ARLINGTON - Modern man's perception of ancient Greece legends is the topic of a free colloquium titled "Tragedy, Cinema and Scandal: Modern Receptions of Ancient Greek Myths" from 2 to 5 p.m. Thursday, Sept. 10, in the Red River Room, E.H. Hereford University Center, 300 W. First Street.
The colloquium focuses on classical reception studies, a rapidly growing sub-field of classical studies that focuses on the relationship between Greco-Roman antiquities and later, post-classical civilizations that adapt and interpret the literature, art and ideas of the ancients. Previous approaches have emphasized the influence of the Greeks and Romans on later civilizations. Classical reception studies shift the emphasis to the resourcefulness of later cultures in appropriating cultural materials for their own diverse purposes.
- 2:15 p.m. Gonda Van Steen is scheduled to lecture on "Bloody (Stage) Business: Matthias Langhoff's Sparagmos of the Bacchae of Euripides." Van Steen holds the N.A. Cassas Chair in Greek Studies at the University of Florida. She has published articles on the reception of Greek tragedy, postwar Greek feminism and on theater and censorship under the Greek military dictatorship of 1967-1974. Van Steen is researching theater productions staged by the political prisoners of the Greek Civil War in the late 1940s and early 1950s.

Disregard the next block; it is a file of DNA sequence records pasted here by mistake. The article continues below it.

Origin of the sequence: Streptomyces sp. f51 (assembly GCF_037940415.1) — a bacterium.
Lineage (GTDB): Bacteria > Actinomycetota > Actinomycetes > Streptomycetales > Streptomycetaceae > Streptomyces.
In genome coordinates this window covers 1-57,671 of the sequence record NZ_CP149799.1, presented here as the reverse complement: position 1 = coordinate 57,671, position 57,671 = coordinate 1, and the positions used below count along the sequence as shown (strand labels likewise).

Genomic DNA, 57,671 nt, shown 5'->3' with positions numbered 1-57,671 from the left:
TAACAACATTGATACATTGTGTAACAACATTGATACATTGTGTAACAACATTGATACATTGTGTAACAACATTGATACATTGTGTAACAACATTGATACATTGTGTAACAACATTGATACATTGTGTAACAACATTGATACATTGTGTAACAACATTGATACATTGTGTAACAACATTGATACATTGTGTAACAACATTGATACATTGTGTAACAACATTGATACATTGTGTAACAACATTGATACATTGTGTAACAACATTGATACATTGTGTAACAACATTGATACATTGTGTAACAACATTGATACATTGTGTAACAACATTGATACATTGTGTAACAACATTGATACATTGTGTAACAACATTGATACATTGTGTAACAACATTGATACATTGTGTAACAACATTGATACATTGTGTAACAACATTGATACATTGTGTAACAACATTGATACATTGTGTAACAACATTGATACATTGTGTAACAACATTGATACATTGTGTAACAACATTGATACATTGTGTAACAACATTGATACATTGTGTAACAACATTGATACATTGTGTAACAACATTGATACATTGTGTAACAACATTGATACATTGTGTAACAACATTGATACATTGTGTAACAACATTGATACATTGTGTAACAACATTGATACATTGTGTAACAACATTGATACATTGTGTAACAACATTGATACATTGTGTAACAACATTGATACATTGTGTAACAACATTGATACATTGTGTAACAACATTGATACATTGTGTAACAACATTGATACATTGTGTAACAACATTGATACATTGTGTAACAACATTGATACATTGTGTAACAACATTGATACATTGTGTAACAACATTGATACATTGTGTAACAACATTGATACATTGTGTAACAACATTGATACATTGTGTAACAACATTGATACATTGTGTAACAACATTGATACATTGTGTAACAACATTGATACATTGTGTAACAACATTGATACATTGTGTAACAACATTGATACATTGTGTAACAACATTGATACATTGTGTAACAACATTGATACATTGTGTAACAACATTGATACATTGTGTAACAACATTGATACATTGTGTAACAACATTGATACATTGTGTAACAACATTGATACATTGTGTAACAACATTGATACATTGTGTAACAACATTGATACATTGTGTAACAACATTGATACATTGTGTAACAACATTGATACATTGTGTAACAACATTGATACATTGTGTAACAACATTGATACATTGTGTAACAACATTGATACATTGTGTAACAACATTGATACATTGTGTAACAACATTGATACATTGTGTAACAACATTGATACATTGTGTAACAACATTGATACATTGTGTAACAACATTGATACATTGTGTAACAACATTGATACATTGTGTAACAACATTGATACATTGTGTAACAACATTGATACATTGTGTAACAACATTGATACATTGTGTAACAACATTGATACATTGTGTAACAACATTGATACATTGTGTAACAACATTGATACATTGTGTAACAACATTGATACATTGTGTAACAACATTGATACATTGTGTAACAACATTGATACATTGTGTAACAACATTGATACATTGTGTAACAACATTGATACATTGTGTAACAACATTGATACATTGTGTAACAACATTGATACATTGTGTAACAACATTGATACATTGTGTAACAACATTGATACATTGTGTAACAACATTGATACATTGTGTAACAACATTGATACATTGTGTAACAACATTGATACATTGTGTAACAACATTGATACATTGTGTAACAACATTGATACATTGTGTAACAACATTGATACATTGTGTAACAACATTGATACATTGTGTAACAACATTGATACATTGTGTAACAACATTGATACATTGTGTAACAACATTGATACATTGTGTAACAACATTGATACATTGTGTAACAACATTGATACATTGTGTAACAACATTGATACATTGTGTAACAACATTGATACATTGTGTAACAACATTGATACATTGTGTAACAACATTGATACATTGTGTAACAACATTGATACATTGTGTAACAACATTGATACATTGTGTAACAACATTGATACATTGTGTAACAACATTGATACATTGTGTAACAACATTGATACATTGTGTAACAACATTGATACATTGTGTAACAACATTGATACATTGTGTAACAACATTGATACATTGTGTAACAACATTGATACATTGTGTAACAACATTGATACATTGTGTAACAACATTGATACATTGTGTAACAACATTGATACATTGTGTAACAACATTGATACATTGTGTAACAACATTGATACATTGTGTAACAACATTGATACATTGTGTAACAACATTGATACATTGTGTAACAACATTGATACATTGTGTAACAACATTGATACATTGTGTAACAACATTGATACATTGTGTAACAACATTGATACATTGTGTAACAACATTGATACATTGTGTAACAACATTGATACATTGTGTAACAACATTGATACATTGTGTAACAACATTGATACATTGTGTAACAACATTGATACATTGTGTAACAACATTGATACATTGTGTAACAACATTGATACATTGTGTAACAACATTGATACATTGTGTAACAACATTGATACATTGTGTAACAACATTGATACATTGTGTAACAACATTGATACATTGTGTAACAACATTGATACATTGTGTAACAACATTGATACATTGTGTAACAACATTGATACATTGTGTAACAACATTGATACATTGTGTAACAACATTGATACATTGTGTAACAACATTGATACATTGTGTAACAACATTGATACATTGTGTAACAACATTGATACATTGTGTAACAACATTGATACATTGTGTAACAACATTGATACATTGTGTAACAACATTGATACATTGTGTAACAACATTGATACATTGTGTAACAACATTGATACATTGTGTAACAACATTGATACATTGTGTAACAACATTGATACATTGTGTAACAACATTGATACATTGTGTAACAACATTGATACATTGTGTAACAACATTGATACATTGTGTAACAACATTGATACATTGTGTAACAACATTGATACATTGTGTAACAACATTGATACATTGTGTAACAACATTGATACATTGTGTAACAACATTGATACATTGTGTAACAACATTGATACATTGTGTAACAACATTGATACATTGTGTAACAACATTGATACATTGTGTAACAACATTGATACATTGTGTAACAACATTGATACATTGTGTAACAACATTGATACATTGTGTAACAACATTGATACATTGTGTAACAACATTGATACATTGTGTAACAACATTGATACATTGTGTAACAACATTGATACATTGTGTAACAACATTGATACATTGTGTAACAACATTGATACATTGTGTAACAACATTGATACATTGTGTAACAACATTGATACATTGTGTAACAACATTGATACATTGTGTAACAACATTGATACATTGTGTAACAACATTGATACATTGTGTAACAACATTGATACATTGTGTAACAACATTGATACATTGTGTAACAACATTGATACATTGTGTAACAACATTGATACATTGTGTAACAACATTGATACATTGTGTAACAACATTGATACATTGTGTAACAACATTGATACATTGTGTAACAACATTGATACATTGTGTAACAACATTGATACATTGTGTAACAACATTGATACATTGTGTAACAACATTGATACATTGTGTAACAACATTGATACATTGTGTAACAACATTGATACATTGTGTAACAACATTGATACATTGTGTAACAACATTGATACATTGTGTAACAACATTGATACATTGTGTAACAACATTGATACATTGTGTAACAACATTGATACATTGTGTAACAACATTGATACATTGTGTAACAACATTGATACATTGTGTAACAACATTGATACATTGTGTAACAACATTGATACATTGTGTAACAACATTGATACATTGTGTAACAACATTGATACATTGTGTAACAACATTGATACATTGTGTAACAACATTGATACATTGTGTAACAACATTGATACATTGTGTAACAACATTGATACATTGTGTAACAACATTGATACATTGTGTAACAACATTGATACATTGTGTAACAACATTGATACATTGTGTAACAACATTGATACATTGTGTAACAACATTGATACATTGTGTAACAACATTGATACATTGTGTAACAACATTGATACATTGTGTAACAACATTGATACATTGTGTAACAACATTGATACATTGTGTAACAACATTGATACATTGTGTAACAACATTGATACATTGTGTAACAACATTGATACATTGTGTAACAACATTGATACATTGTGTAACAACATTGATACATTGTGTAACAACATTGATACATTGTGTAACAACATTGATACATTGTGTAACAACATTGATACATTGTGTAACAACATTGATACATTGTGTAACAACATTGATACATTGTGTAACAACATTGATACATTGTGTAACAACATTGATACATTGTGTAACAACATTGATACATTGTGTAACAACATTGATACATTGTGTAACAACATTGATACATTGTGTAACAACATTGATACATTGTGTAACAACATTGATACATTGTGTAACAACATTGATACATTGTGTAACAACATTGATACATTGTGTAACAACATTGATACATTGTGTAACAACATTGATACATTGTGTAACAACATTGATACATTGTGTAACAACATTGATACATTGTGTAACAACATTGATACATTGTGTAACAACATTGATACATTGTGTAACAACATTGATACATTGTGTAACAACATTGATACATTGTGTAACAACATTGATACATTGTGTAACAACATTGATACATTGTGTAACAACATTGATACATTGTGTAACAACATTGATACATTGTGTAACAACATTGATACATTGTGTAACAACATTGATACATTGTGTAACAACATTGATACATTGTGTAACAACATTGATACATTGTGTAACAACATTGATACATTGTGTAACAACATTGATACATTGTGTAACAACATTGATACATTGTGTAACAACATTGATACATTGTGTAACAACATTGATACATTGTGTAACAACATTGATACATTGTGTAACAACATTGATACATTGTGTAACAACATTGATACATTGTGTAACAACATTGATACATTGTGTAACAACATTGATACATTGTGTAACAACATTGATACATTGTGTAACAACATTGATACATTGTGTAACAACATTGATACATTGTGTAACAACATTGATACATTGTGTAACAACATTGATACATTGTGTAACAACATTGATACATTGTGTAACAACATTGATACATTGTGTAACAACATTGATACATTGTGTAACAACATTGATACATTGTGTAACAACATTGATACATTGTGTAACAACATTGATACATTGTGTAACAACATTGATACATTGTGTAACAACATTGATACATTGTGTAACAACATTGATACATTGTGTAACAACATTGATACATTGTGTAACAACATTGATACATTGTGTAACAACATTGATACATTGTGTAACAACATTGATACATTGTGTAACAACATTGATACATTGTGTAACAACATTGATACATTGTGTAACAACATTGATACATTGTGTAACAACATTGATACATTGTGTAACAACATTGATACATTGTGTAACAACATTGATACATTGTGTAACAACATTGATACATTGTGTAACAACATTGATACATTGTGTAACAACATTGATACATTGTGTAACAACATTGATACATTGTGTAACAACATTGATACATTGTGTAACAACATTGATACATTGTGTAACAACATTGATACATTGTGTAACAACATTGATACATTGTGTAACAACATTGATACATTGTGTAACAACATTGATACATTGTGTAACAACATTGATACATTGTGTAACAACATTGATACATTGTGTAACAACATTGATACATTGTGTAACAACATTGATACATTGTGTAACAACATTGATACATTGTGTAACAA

- 2:45 p.m. Anastasia Bakogianni focuses on modern Greek cinema. Bakogianni has written several articles on the films of Michael Cacoyannis, one of the best-known modern Greek film directors. His film, "The Trojan Women," which starred Katharine Hepburn, is the subject of Bakogianni's talk. She is a postdoctoral fellow at The Open University in Milton Keynes near London.
- 3:45 p.m. Charles C. Chiasson, director of UT Arlington's Classical Studies program, speaks about "Thoroughly Modern Mores in Petersen's Ancient Troy," analyzing the modern social and religious values that characterize Petersen's adaptation of Homer's Iliad.
- 4:15 p.m. Scott Williams of Texas Christian University lectures on "Doubting Telemachus: Generational Perceptions of the Odyssey in Germany after 1945 (or what did you do in the war, Daddy?)" Williams is an associate professor of German and researches modern reception of the classical tradition.
Call 817-272-3216 for more information.
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